My first taste of HappyDay Collective’s Clean Green certified sungrown cannabis came in the form of a green bong rip of some Lemon Ogre, recommended to me by a predictably congenial man holding a thick burning roach and smiling uncontrollably.
“If you like sativas, that Lemon Ogre is incredible, man,” he said, with a gravity that made it seem as if it took all of his physical strength to form the words, but he had to, because they were the most important words in the world.
I was impressed with the Lemon Ogre and told O’Neil as much. When I did, he cracked a mischievous smile and the top off a mason jar at the same time.
“This is the ultimate right here,” he said, offering me a smell of the jar, which was earthy sweetness punctuated by muted pine funk. “That’s the Headband x Sourband and it’s the best of the best right now. It was a great year for that strain last year.”
O’Neill and I share a bong bowl of the stuff. Soon, it felt like 2015 was a pretty great year too. The onset was instantaneous and exhilarating, in a first bong rip sort of way.
It isn’t the most powerful herb I’ve ever smoked, but it’s surely some of the finest, most flavorful and all around pleasant smokes, outdoor or otherwise.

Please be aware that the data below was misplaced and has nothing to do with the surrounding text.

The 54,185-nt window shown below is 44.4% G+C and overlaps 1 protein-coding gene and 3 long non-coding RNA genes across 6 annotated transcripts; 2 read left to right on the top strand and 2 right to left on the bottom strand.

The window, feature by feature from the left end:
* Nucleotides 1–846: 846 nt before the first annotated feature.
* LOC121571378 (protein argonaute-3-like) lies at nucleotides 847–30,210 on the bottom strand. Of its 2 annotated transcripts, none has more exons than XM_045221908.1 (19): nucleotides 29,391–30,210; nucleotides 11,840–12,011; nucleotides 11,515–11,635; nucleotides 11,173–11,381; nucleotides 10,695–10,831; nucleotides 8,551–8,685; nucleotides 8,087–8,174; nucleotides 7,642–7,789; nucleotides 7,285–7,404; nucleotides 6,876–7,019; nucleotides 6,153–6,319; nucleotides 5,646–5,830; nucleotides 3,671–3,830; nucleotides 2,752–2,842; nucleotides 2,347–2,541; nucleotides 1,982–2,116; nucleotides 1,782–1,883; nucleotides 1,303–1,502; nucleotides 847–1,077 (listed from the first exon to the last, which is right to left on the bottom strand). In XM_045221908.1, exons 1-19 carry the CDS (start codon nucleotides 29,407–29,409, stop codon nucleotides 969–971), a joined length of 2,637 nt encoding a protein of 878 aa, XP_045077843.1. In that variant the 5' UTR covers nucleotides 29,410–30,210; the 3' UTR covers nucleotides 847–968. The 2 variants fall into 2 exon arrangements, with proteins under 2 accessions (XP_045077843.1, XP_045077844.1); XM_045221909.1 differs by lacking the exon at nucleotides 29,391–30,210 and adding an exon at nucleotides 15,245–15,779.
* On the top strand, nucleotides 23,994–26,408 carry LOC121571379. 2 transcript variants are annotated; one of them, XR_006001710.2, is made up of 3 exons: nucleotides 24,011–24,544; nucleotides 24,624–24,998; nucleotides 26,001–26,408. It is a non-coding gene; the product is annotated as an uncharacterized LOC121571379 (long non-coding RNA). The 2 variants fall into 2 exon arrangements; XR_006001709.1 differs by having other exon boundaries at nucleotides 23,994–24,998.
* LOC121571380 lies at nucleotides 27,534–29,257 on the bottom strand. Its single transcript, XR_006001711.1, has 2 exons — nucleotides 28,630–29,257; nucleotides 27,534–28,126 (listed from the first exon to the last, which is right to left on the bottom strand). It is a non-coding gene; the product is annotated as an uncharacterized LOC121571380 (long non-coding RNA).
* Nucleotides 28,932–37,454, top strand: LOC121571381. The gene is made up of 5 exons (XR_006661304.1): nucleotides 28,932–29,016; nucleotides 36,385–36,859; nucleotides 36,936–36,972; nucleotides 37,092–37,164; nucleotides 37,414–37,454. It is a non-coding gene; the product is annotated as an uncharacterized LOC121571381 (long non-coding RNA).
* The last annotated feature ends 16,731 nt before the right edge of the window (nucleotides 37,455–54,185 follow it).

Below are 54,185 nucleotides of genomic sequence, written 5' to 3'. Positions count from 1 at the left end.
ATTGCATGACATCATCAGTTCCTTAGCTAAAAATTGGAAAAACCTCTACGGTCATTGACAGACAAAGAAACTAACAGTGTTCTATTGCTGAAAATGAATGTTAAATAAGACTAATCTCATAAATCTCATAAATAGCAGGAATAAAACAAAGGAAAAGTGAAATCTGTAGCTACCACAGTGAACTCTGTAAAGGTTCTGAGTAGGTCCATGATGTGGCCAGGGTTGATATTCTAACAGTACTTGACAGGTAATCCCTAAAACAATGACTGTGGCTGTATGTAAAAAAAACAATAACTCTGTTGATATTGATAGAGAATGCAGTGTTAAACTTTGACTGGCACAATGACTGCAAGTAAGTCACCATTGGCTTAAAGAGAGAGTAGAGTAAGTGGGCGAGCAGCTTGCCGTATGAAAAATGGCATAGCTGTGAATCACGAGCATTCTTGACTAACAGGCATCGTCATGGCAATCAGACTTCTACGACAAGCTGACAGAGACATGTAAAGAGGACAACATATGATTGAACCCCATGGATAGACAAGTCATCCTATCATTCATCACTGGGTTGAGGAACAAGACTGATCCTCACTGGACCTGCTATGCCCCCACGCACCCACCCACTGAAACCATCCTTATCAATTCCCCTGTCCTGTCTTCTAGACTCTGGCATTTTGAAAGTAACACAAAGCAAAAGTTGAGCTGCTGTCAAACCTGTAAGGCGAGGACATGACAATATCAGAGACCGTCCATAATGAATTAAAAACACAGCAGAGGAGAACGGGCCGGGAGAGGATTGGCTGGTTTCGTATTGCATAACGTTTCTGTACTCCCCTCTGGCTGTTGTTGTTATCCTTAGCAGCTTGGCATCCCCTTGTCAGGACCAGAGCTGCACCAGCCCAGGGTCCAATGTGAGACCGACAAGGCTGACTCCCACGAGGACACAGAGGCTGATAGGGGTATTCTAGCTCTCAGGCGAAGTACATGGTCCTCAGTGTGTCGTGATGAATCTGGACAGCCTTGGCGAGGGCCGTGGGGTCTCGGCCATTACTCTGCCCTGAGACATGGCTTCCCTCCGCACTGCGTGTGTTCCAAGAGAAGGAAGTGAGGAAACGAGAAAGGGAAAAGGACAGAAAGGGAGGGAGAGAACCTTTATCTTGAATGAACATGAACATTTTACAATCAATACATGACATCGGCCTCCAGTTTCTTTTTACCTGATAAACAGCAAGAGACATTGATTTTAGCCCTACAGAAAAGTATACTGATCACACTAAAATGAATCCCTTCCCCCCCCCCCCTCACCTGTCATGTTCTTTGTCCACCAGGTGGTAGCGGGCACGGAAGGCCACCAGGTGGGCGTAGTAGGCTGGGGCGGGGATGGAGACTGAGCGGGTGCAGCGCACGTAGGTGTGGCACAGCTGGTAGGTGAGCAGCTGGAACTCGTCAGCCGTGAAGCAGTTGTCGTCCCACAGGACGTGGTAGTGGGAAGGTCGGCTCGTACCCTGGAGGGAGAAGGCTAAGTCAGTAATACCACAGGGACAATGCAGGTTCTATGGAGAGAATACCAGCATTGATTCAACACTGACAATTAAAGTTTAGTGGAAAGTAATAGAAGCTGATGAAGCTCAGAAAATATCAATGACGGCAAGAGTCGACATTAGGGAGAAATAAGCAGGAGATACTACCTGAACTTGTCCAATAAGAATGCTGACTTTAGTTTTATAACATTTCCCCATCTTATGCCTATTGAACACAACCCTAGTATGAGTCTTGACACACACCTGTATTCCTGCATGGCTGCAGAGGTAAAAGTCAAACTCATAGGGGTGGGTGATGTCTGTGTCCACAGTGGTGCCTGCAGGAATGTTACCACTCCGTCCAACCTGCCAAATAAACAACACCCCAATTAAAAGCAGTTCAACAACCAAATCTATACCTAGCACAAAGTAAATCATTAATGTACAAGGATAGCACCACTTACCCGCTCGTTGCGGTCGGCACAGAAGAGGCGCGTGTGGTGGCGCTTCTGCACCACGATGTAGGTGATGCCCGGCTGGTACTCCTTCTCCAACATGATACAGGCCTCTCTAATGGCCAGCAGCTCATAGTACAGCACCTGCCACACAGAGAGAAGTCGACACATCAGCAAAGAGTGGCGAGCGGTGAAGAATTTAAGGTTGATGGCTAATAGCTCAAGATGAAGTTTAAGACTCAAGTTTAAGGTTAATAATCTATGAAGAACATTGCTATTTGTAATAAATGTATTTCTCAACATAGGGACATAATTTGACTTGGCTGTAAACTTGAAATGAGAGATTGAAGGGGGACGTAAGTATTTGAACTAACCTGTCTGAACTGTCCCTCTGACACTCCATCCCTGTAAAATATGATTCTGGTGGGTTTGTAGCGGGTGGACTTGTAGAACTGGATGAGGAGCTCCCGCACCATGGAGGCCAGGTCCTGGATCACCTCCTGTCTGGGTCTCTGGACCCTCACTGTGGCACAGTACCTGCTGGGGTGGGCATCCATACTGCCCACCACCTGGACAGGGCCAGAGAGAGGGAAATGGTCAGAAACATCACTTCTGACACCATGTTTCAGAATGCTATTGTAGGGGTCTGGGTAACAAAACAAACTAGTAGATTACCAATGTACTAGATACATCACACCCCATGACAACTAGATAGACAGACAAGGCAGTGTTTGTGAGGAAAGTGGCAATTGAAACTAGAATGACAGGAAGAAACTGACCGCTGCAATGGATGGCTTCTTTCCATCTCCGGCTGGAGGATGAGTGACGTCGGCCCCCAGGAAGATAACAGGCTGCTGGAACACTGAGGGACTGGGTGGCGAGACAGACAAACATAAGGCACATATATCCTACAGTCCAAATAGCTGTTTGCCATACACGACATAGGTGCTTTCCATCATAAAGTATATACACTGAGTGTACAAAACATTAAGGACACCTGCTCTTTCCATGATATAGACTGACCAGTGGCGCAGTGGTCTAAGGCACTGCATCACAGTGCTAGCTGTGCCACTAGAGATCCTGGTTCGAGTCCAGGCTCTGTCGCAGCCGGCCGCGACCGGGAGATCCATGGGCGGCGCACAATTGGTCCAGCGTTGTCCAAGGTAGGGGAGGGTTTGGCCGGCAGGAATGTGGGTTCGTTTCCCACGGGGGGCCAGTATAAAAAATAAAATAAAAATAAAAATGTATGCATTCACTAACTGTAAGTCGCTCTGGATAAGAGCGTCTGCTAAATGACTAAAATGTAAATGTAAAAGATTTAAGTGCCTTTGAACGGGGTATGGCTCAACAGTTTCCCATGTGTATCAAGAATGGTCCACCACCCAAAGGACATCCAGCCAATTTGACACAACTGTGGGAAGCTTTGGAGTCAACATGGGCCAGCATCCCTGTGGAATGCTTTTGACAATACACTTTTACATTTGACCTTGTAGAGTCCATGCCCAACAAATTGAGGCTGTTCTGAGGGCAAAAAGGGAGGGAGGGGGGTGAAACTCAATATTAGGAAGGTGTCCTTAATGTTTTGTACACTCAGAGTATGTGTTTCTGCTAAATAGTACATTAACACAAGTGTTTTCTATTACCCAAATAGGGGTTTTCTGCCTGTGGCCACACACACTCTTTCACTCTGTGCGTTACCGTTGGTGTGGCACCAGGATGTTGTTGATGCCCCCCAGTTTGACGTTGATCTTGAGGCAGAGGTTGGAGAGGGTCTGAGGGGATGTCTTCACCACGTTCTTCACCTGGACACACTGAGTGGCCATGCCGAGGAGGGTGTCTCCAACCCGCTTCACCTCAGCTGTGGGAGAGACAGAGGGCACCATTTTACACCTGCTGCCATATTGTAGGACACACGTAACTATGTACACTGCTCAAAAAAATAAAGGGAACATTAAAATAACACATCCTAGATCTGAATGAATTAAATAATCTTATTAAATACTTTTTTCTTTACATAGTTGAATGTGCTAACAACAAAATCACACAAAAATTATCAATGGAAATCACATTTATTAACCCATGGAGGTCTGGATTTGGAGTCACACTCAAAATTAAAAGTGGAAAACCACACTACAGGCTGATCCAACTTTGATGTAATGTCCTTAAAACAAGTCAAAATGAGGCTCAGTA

After a bit of animated conversation with O’Neill and some samples of the other HappyDay strains on display, I wandered off into the crowd.
At some point I found myself absorbed in a plate of tasty snacks, which I was eagerly washing down with Mendocino beer and some cold-pressed fruit juice made on-site by the friendly people at Happy Moose Juice.
I was marveling at the astonishingly tasty and aptly named “Refresh and So Clean Clean,” a watermelon, cucumber and mint-based tribute to southern rap legends Outkast, when I was roused from my trance by the piercing clarity of a ringing bell.
The Swami Salon had begun.
Swami Select farms is headed by “The Swami of Pot,” Swami Chaitanya and Nikki Lastreto.
Lastreto kicked off the salon by explaining the “rules.”